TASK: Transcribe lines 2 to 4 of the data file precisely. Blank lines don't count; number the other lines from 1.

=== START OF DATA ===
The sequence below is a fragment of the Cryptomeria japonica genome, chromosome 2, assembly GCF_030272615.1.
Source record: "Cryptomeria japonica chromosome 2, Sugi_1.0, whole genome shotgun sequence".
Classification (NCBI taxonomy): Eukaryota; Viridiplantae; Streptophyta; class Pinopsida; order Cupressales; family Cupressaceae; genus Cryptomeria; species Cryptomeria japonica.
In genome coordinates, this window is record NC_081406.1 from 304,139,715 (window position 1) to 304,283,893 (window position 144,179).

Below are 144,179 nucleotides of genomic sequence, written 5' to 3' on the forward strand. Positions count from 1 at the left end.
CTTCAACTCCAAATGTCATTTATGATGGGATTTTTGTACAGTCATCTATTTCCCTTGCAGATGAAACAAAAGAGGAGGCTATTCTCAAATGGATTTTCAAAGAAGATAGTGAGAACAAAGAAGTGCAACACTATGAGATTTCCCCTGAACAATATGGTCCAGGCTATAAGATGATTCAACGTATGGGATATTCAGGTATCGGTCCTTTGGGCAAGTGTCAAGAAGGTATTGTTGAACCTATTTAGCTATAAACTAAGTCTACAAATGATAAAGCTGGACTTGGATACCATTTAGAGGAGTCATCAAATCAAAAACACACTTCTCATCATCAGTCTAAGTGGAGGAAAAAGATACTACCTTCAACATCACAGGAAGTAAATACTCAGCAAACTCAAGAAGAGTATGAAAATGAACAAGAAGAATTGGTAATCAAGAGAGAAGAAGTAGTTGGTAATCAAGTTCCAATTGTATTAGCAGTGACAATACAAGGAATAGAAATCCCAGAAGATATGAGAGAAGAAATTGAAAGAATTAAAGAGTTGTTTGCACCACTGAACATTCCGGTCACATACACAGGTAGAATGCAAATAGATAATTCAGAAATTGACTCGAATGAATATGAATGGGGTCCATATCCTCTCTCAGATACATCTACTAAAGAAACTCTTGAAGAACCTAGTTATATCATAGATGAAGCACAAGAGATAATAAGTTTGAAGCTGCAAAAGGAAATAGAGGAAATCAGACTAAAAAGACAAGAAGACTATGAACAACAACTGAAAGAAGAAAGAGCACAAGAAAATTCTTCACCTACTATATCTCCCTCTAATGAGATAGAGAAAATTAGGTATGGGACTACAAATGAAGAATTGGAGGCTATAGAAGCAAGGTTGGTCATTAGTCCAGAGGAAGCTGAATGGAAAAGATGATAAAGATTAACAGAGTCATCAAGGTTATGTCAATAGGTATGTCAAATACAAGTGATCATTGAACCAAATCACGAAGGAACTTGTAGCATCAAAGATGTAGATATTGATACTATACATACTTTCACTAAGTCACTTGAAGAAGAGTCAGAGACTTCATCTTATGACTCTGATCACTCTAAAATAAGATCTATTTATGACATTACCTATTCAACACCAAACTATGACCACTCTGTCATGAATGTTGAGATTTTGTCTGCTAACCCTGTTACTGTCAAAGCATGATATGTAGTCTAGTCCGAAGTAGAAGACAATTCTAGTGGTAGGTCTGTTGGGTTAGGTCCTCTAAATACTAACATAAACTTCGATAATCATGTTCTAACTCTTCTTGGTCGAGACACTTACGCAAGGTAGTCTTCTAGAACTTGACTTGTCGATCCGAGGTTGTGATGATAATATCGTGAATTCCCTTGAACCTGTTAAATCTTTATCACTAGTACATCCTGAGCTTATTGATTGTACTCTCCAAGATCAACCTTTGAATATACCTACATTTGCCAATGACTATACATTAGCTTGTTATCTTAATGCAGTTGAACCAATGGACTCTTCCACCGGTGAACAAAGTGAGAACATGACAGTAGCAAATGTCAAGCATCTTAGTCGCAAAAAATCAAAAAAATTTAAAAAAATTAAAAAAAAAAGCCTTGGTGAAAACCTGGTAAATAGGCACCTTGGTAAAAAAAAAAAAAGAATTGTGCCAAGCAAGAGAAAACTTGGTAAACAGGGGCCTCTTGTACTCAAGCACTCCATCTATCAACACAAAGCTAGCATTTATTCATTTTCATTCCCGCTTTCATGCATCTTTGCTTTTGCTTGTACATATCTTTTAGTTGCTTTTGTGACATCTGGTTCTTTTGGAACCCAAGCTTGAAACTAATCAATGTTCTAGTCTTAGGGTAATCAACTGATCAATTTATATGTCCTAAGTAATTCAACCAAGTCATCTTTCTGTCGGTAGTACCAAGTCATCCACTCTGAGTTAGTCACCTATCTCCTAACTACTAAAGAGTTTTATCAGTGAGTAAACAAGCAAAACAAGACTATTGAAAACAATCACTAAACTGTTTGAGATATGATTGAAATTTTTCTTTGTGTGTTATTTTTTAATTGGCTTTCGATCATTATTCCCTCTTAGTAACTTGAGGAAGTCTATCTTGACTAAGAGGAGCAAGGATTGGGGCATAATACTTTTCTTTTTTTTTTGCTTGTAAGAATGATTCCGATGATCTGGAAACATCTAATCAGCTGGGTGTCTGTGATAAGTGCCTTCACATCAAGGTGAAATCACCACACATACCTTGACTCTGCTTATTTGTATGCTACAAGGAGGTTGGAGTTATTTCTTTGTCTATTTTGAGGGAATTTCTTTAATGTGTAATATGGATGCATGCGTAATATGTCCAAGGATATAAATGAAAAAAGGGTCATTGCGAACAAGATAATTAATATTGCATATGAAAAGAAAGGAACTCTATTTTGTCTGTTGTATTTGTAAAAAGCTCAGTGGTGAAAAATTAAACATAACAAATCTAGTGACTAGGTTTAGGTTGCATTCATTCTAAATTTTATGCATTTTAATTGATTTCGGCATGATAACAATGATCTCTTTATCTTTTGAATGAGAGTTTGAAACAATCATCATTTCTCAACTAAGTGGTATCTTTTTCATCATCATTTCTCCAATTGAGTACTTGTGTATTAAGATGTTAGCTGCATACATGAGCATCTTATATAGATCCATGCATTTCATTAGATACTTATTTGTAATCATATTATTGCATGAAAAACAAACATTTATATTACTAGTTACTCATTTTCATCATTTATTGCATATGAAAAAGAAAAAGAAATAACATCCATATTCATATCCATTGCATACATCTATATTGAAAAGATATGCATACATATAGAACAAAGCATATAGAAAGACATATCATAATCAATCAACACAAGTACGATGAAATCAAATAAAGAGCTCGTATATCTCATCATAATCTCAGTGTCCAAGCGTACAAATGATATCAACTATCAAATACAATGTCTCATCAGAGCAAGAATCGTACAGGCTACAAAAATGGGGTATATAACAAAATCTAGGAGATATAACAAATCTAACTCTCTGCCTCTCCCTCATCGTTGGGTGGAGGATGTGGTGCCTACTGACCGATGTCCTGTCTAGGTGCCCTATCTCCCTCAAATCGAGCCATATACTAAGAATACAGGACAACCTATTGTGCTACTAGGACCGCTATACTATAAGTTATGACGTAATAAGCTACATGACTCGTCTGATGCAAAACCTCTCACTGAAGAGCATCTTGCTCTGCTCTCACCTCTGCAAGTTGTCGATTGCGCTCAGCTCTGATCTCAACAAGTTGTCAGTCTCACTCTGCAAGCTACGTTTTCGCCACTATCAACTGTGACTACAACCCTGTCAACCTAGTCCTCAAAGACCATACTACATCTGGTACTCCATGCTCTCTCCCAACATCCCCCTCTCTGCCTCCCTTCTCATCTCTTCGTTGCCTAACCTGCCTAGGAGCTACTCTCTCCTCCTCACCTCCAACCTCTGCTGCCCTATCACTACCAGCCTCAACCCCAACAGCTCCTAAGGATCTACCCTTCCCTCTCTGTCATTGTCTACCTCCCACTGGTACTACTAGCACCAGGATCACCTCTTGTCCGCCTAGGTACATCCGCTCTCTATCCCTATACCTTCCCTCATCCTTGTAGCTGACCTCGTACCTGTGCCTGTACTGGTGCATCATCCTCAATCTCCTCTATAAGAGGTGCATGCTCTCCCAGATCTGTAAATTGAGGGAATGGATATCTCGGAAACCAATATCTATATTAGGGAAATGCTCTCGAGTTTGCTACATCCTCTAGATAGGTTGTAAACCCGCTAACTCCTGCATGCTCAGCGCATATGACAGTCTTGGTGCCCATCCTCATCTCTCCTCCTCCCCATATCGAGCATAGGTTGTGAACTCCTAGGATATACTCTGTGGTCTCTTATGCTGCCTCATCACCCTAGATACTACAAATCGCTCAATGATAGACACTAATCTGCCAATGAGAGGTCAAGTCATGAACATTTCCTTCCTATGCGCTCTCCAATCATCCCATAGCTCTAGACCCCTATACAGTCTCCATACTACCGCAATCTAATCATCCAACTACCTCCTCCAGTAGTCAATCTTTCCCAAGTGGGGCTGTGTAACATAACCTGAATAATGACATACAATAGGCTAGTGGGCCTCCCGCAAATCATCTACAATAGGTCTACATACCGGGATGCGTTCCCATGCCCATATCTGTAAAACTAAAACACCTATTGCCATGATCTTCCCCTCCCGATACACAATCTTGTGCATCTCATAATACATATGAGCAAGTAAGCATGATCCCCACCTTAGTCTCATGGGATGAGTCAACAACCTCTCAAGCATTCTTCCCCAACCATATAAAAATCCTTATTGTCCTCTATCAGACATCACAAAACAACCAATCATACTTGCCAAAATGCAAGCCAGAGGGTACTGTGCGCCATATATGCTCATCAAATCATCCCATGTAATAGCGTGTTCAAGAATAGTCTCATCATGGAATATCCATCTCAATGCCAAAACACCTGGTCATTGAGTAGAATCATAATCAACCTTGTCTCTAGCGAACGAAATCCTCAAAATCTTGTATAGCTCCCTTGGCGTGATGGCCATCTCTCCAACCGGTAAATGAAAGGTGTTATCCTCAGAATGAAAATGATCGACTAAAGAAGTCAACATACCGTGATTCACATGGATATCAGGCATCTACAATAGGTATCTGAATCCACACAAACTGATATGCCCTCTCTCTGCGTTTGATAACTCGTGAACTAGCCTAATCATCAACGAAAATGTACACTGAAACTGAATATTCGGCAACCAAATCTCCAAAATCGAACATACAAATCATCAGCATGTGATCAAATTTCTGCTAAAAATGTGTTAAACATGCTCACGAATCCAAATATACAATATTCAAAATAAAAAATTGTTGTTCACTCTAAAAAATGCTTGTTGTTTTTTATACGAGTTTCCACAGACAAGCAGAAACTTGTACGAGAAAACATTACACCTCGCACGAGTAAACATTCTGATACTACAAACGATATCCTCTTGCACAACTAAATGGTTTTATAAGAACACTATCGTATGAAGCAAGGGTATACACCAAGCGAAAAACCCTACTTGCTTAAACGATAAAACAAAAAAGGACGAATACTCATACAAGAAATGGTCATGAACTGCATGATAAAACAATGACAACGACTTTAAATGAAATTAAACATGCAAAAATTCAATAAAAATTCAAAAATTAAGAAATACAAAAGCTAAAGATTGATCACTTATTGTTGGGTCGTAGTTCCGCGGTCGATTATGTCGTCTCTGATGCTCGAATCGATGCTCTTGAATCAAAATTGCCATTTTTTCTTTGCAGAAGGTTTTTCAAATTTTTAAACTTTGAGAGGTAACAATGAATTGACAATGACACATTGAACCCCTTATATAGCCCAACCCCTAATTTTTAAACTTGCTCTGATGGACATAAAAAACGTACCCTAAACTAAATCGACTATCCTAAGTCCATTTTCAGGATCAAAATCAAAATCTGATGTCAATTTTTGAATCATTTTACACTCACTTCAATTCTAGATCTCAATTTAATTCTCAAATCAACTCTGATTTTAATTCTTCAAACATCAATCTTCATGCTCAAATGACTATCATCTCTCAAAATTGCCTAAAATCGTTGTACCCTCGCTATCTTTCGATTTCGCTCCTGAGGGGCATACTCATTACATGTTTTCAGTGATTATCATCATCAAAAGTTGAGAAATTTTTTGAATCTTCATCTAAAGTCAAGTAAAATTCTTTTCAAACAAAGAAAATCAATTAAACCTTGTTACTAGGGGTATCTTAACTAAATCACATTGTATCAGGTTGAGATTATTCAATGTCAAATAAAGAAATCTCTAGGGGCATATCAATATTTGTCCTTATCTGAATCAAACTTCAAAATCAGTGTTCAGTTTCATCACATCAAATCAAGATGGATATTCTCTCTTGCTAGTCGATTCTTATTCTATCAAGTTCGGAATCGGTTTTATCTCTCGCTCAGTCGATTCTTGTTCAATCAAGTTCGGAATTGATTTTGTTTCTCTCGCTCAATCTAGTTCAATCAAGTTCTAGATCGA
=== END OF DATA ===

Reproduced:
Source record: "Cryptomeria japonica chromosome 2, Sugi_1.0, whole genome shotgun sequence".
Classification (NCBI taxonomy): Eukaryota; Viridiplantae; Streptophyta; class Pinopsida; order Cupressales; family Cupressaceae; genus Cryptomeria; species Cryptomeria japonica.
In genome coordinates, this window is record NC_081406.1 from 304,139,715 (window position 1) to 304,283,893 (window position 144,179).